Would it not be so much better if dozens of cars could be loaded onto a car train so that parents and kids could cruise to their holiday destinations in comfort during the day? Just think of the carbon emissions saved. A half century ago, there was just such a train. It was called the Christoforus Express. We take a look at car trains of yesteryear, focusing on daytime services where motorists could sit back and let the train take the strain.
Germany’s 9-euro ticket available for travel in June, July and August 2022 is truly an invitation to wander – and not just within Germany’s borders. With a 9-euro ticket to hand, it’s perfectly possible to travel by train or bus into all nine countries that border onto Germany without having to pay a cent extra. Here’s our sample list of cross-border excursions which are there for the taking.
Bookings open on 13 October for early 2022 train travel in Germany. Here's a sneak preview of what to expect in the new Deutsche Bahn rail timetable that will come into effect on Sunday 12 December 2021. The accent in the 2022 rail schedules for Germany is on speed, connectivity and comfort.
Milan, Budapest and Berlin are spots where hapless travellers are prone to make for the wrong station, but of course it can happen in any city with multiple stations, and particularly where visitors are perhaps not familiar with the local geography and the various station names. And a last-minute change of departure station can and does happen.
The very first double-deck IC2 trains to appear in Germany were loco-hauled electric trains manufactured by Bombardier. Since then, a second IC2 model has emerged in the shape of the Standler Kiss unit. In this post, we take a look at both types of IC2 train.
Paul Scraton reflects on the appeal of the urban tram as he explores tram routes in Berlin, Sarajevo, Prague and elsewhere. For visitors to a city, the tram is more than merely a way of getting around - it is an invitation to adventure.
As Europe's rail operators face reduced demand because of the pandemic, many services are being suspended from early November. We review developments in Italy, Germany, the Czech Republic, Austria, Russia and elsewhere.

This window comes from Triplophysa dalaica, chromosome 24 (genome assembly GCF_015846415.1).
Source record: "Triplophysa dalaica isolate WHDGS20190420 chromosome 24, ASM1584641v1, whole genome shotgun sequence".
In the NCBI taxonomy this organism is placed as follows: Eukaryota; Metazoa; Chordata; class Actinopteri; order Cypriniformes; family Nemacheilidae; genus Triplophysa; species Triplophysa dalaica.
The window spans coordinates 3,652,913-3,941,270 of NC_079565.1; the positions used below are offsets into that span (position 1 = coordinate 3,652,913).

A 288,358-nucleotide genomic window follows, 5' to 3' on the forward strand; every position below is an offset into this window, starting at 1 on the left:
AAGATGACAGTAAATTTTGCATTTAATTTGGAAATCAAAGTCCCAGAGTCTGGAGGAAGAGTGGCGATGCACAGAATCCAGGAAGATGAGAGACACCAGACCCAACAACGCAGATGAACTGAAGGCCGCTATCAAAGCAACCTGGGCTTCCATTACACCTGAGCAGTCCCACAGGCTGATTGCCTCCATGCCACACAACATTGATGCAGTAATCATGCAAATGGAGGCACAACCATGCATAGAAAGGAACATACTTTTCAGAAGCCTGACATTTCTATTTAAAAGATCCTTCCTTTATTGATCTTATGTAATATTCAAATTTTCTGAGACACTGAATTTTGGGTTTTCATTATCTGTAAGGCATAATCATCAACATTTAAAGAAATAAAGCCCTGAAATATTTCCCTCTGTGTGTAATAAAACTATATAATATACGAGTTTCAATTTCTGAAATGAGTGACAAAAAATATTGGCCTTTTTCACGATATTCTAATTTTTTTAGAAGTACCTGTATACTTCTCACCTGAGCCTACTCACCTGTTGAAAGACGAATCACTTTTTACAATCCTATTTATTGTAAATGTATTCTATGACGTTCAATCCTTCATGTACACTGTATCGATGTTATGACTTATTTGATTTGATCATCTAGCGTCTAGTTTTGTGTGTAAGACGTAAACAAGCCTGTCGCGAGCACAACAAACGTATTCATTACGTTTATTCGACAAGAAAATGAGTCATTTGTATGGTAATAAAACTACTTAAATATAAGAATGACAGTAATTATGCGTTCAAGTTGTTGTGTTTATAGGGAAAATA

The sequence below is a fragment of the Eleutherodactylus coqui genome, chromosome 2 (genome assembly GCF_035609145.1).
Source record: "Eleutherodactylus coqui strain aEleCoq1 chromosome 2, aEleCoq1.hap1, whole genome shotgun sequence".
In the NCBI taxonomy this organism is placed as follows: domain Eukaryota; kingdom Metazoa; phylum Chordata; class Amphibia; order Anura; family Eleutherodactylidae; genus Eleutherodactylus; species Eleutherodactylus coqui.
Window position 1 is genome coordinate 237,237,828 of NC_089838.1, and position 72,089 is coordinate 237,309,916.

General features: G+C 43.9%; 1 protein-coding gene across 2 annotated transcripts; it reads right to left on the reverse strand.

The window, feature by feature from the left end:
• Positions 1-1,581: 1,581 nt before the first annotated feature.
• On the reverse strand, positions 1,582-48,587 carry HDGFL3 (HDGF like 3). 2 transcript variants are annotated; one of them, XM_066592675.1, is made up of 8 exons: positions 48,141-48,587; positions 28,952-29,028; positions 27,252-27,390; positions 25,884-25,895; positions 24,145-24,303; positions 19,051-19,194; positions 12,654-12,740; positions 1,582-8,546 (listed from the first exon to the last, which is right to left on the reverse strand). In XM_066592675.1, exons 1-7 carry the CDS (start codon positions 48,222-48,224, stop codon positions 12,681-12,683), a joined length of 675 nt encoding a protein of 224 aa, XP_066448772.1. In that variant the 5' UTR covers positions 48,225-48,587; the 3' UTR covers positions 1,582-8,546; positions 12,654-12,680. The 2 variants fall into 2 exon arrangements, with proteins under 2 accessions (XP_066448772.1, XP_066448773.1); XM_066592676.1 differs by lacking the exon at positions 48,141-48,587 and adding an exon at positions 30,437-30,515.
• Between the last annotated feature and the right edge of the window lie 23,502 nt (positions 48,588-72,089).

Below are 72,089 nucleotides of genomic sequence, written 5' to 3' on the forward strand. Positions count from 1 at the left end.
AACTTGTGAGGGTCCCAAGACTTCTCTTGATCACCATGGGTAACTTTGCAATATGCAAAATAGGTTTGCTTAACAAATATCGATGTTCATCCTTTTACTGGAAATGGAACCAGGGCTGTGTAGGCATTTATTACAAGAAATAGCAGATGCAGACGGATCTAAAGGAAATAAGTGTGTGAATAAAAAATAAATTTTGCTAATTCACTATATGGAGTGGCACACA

Would it not, in these difficult times, be so much better if operators initially open sales only for those trains which would run in the most skeleton timetable? If the pandemic abates, everyone will be delighted to then see operators responding quickly by adding in extra trains to meet renewed demand. We look at the offer of two operators: Eurostar and Thalys.
Hop on a local suburban train in order to get a different view of a city. Whether it be your home town or an unfamiliar city, the view from the suburbs will be very different. Paul Scraton explores various expressions of Metroland across Europe.
On 31 October Berlin's new airport - dubbed BER - will open to passengers. We take a look at train services to the new airport and changes that are afoot at the former Schönefeld Airport that will secure a new identity as BER Terminal 5.
The opening in 2016 of the Gotthard Base Tunnel led to big time savings on the Zürich to Milan route, and now there are further improvements in the offing. Earlier this month, the Ceneri Base Tunnel was officially opened. It is a new link offering much faster journeys through Switzerland’s southernmost canton of Ticino, used by all fast trains that follow the Gotthard route south into Italy.
The direct Eurocity link from Zürich to Bavaria has long been the poor relation in Switzerland’s generally excellent range of direct rail services to Germany. But that is set to change with the new timetables that will come into effect in mid-December 2020.